Boehringer Ingelheim Announces Several Idiopathic Pulmonary Fibrosis Presentations at Upcoming International Scientific Meeting

Boehringer Ingelheim Announces Several Idiopathic Pulmonary Fibrosis Presentations at Upcoming International Scientific Meeting
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Boehringer Ingelheim Pharmaceuticals, Inc. recently announced in a press release that the company will present 29 abstracts on respiratory disorders at the 2015 American Thoracic Society (ATS) International Conference in Denver, May 15-20. The company will present the latest data on their investigational drug portfolio for disorders like chronic obstructive pulmonary disease (COPD) and asthma, and also on their approved products for COPD and idiopathic pulmonary fibrosis (IPF). Of the 29 accepted abstracts, 7 will focus on IPF.

IPF is a progressive fatal lung disease in which the alveoli and the lung tissue are damaged, becoming thick and scarred, leading to severe breathing difficulties and compromising oxygen transfer between the lungs and the bloodstream. The generation of this scar tissue is known as fibrosis. IPF is characterized by a shortness of breath that gradually worsens, with respiratory failure being the main cause of death associated with IPF. There is no cure for the disease and it is estimated that 128,000 individuals in the United States suffer from IPF, with approximately 48,000 new cases diagnosed every year. IPF has a poor prognosis and around two-thirds of the patients die within five years after being diagnosed.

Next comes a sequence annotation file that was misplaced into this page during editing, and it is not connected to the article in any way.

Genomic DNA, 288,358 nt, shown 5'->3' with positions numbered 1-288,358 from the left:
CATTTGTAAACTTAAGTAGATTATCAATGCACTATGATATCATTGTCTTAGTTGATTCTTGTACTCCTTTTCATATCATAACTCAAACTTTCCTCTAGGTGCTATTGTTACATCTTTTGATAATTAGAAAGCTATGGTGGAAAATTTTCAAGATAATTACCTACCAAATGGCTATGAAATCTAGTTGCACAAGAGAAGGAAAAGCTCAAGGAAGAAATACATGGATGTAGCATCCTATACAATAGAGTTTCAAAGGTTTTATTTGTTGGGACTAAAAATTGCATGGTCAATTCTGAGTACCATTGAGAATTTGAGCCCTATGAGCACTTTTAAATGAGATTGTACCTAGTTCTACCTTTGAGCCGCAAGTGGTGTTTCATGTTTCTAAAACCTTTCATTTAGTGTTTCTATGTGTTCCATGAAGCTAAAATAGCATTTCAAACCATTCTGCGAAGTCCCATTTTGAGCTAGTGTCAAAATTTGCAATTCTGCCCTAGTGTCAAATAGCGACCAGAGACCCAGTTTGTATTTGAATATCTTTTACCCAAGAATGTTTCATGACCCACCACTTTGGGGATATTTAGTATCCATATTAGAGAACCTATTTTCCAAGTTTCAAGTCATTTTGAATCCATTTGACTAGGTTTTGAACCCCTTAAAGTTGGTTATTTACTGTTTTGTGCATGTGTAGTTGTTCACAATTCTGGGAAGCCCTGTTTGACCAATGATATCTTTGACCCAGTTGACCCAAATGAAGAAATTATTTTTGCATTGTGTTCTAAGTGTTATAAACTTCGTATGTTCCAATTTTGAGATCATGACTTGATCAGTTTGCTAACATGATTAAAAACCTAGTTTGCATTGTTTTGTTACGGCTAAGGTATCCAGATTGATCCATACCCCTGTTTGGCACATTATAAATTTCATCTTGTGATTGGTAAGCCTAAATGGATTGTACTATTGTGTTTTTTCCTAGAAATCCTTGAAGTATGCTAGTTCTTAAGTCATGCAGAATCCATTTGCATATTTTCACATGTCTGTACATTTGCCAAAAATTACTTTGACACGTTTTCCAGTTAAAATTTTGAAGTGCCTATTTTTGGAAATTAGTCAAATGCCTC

Boehringer Ingelheim will be presenting new data on clinical trials regarding their OFEV (nintedanib) capsules developed for the treatment of IPF. Nintedanib is a tyrosine-kinase inhibitor (TKI) that targets growth factors, like the vascular endothelial growth factor receptor (VEGFR), which has been shown to be potentially involved in the disorder. The company will present data on the safety and tolerability of nintedanib in IPF patients within the ongoing Phase III INPULSIS trial and Phase II TOMORROW® trial, comparing nintedanib and pirfenidone (another drug for IPF treatment), as well as data on nintedanib effects on microvasculature and its vasorelaxant properties in laboratory models.

“We are proud of our long-standing commitment to ongoing innovation in discovering and developing new treatments for serious lung conditions where there is an unmet need,” said the Vice President, Clinical Development and Medical Affairs, Respiratory, Boehringer Ingelheim Pharmaceuticals, Inc., Dr. Danny McBryan in the press release. “We look forward to sharing our asthma, IPF and late-stage COPD data at ATS, as we continue to advance our portfolio of respiratory products.”

Patrícia holds her PhD in Medical Microbiology and Infectious Diseases from the Leiden University Medical Center in Leiden, The Netherlands. She has studied Applied Biology at Universidade do Minho and was a postdoctoral research fellow at Instituto de Medicina Molecular in Lisbon, Portugal. Her work has been focused on molecular genetic traits of infectious agents such as viruses and parasites.
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Patrícia holds her PhD in Medical Microbiology and Infectious Diseases from the Leiden University Medical Center in Leiden, The Netherlands. She has studied Applied Biology at Universidade do Minho and was a postdoctoral research fellow at Instituto de Medicina Molecular in Lisbon, Portugal. Her work has been focused on molecular genetic traits of infectious agents such as viruses and parasites.
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